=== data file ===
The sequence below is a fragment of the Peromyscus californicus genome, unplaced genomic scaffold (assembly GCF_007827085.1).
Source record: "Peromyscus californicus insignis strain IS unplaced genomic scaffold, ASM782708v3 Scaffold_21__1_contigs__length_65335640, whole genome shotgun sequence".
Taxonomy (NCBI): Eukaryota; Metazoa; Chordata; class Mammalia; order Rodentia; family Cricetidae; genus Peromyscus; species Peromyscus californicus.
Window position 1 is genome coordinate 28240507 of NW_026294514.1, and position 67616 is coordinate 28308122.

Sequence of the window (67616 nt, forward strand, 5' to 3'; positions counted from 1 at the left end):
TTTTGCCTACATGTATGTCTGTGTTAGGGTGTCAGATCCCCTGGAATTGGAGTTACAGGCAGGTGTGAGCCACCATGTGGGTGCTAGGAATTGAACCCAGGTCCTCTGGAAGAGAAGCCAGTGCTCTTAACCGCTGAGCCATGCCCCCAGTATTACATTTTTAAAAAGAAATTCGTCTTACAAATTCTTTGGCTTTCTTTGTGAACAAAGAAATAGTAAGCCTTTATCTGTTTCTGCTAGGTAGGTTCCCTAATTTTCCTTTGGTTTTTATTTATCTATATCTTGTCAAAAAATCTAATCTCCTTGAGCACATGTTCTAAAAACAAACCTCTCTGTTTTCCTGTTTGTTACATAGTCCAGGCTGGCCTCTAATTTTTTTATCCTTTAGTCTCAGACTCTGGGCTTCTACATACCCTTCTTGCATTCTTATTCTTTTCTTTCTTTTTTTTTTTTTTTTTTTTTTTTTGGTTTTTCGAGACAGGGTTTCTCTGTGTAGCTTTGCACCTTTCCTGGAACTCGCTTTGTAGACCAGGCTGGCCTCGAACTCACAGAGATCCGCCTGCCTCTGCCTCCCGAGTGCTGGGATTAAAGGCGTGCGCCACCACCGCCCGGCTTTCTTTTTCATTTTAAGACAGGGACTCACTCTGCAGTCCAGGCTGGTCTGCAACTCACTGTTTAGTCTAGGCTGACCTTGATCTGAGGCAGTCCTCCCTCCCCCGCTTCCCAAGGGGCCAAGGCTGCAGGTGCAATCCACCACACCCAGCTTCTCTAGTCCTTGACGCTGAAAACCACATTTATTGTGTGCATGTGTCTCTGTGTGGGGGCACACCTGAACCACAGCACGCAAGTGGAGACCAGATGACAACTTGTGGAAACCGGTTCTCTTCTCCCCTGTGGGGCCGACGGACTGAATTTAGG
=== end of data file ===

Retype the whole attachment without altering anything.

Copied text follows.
The sequence below is a fragment of the Peromyscus californicus genome, unplaced genomic scaffold (assembly GCF_007827085.1).
Source record: "Peromyscus californicus insignis strain IS unplaced genomic scaffold, ASM782708v3 Scaffold_21__1_contigs__length_65335640, whole genome shotgun sequence".
Taxonomy (NCBI): Eukaryota; Metazoa; Chordata; class Mammalia; order Rodentia; family Cricetidae; genus Peromyscus; species Peromyscus californicus.
Window position 1 is genome coordinate 28240507 of NW_026294514.1, and position 67616 is coordinate 28308122.

Sequence of the window (67616 nt, forward strand, 5' to 3'; positions counted from 1 at the left end):
TTTTGCCTACATGTATGTCTGTGTTAGGGTGTCAGATCCCCTGGAATTGGAGTTACAGGCAGGTGTGAGCCACCATGTGGGTGCTAGGAATTGAACCCAGGTCCTCTGGAAGAGAAGCCAGTGCTCTTAACCGCTGAGCCATGCCCCCAGTATTACATTTTTAAAAAGAAATTCGTCTTACAAATTCTTTGGCTTTCTTTGTGAACAAAGAAATAGTAAGCCTTTATCTGTTTCTGCTAGGTAGGTTCCCTAATTTTCCTTTGGTTTTTATTTATCTATATCTTGTCAAAAAATCTAATCTCCTTGAGCACATGTTCTAAAAACAAACCTCTCTGTTTTCCTGTTTGTTACATAGTCCAGGCTGGCCTCTAATTTTTTTATCCTTTAGTCTCAGACTCTGGGCTTCTACATACCCTTCTTGCATTCTTATTCTTTTCTTTCTTTTTTTTTTTTTTTTTTTTTTTTTGGTTTTTCGAGACAGGGTTTCTCTGTGTAGCTTTGCACCTTTCCTGGAACTCGCTTTGTAGACCAGGCTGGCCTCGAACTCACAGAGATCCGCCTGCCTCTGCCTCCCGAGTGCTGGGATTAAAGGCGTGCGCCACCACCGCCCGGCTTTCTTTTTCATTTTAAGACAGGGACTCACTCTGCAGTCCAGGCTGGTCTGCAACTCACTGTTTAGTCTAGGCTGACCTTGATCTGAGGCAGTCCTCCCTCCCCCGCTTCCCAAGGGGCCAAGGCTGCAGGTGCAATCCACCACACCCAGCTTCTCTAGTCCTTGACGCTGAAAACCACATTTATTGTGTGCATGTGTCTCTGTGTGGGGGCACACCTGAACCACAGCACGCAAGTGGAGACCAGATGACAACTTGTGGAAACCGGTTCTCTTCTCCCCTGTGGGGCCGACGGACTGAATTTAGG